Winifred Curtis

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Winifred Curtis AM
Born(1905-06-15)15 June 1905
London, England, United Kingdom
Died14 October 2005(2005-10-14) (aged 100)
Hobart, Tasmania, Australia
Alma materUniversity College London
Scientific career
InstitutionsUniversity of Tasmania
Author abbrev. (botany)W.M.Curtis

Winifred Mary Curtis AM (15 June 1905 – 14 October 2005) was a British-born Australian botanist, author and a pioneer researcher in plant embryology and cytology.


Curtis was born on 15 June 1905 in London, the only child of Herbert John Curtis and Elizabeth Winifred Curtis (née Baker).

Curtis lived in India for several years as a child after her father was posted there. She was a gifted student, and studied science at University College, London from 1924, winning various awards and scholarships. She graduated in 1927 and completed an honours degree in Botany the following year for research on Spartinia townsendii, and Taraxacum (dandelions). This was followed by several years of travel through Europe and teaching in Manchester and Hampstead.

In 1939 she emigrated to Australia with her family on the TSS Ascania where she initially took a teaching position as Science Mistress at the private girls' school Fahan School in Hobart. She later joined the Department of Biology at the University of Tasmania and took part in the creation of the Department of Botany there in 1945. In 1943 she started work on her The Students' Flora of Tasmania, a well known work on Tasmanian flora. The first volume was published in 1956; the fifth and final volume was published in 1994, more than 50 years after its commencement. From the early 1960s much of this was a close scientific collaboration with botanist and plant collector Dennis Ivor Morris (1924–2005) with whom she also shared a close friendship.[1]

In 1944 Curtis published Variations in Pultenaea juniperina, the first record of polyploidy in an Australian native plant. This led to her PhD from London University which was awarded in 1950. Her doctoral thesis was titled Studies in Experimental Taxonomy and Variation in Certain Tasmanian Plants which was a pioneering work in cytology and polyploidy. Following from her doctoral award in London she travelled to the United States visiting various herbaria.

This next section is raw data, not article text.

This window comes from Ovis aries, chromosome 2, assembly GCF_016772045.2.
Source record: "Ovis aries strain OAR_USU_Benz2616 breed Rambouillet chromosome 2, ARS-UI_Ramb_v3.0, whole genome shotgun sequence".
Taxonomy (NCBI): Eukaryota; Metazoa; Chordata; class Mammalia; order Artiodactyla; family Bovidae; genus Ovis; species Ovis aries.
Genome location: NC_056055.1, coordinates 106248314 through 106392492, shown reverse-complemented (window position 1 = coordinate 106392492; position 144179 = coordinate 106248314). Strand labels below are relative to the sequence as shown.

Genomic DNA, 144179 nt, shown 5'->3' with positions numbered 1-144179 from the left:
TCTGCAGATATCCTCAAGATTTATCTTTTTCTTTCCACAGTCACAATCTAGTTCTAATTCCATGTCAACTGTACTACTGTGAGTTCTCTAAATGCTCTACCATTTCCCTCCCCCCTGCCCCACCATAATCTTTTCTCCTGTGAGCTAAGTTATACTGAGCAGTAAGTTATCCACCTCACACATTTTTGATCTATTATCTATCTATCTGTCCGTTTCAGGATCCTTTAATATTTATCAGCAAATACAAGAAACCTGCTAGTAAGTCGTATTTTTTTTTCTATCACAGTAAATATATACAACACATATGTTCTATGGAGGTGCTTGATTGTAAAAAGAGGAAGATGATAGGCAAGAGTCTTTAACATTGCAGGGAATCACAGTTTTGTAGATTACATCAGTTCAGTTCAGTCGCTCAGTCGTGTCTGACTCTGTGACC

She was appointed University of Tasmania Senior Lecturer in Botany in 1951 and Reader in Botany in 1956, the most senior position held by a woman at the university at that time. Curtis also acted as Head of the Department on several occasions.

She submitted her published works to the University of London for a Doctor of Science degree in 1967 which was conferred in 1968.

From 1967 to 1978 she wrote the six-volume The Endemic Flora of Tasmania, with illustrations by Margaret Stones, a commission sponsored by Lord Talbot de Malahide.

Her mother died in 1962 and she nursed her father at home until his death in 1967. Dr. Curtis retired from the Department of Botany in 1966 and was appointed Honorary Research Fellow; she was made an Honorary Research Associate in the Department of Plant Science in 1998.

She died on 14 October 2005 in Hobart.[2][3]

Awards and recognition[edit]

As well as her academic achievements, other awards include:

  • Royal Society of Tasmanian Clive Lord Memorial Medal (1966)
  • Australian Natural History Medallion (1976)
  • Membership of the Order of Australia (1977)
  • Honorary DSc from the University of Tasmania (1987)
  • Australian Plants Award (1988)
  • ANZAAS Meuller Medal (1994)
  • Hobart Citizen of the Year (1997)

A number of Tasmanian vascular plants have been named in her honour, including Richea curtisiae – A.M. Gray; Epilobium curtisiae – Raven; Viola hederacea subsp. curtisiae – L. Adams; Epacris curtisiae – Jarman; Winifredia sola – L.A.S.Johnston & B.Briggs.[4]

The 'Winifred Curtis Scamander Reserve', a 75 hectare private nature reserve located 2 km south of Scamander on Tasmania's North-East coast is named in her honour.[5]

A teaching laboratory at the University of Tasmania's School of Plant Science is named the 'Curtis Laboratory', and the 'Winifred Curtis Prize' has been awarded annually to the student who demonstrated the greatest proficiency in first year Plant Science courses since 1990.


  1. ^ Matthew Baker (December 2003). "Morris, Dennis Ivor (1924–2005)". Tasmanian Herbarium, ASBS Newsletter No.117, published at Council of Heads of Australasian Herbaria Australian National Herbarium. Retrieved 2009-03-03.
  2. ^ "Dr Winifred Mary Curtis". University of Tasmania. 9 May 2007. Retrieved 2009-02-17.
  3. ^ Gintaras Kantvilas (2006). "Winifred Mary Curtis 1905–2005 (obituary)" (PDF). Tasmanian Herbarium. Retrieved 2009-03-03.
  4. ^ "Honours". University of Tasmania. Retrieved 2009-03-03.
  5. ^ "Winifred Curtis Scamander Reserve Trust". Tsmananian Department of Primary Industries and Water. October 2008. Archived from the original on 2008-08-09. Retrieved 2009-03-03.

External links[edit]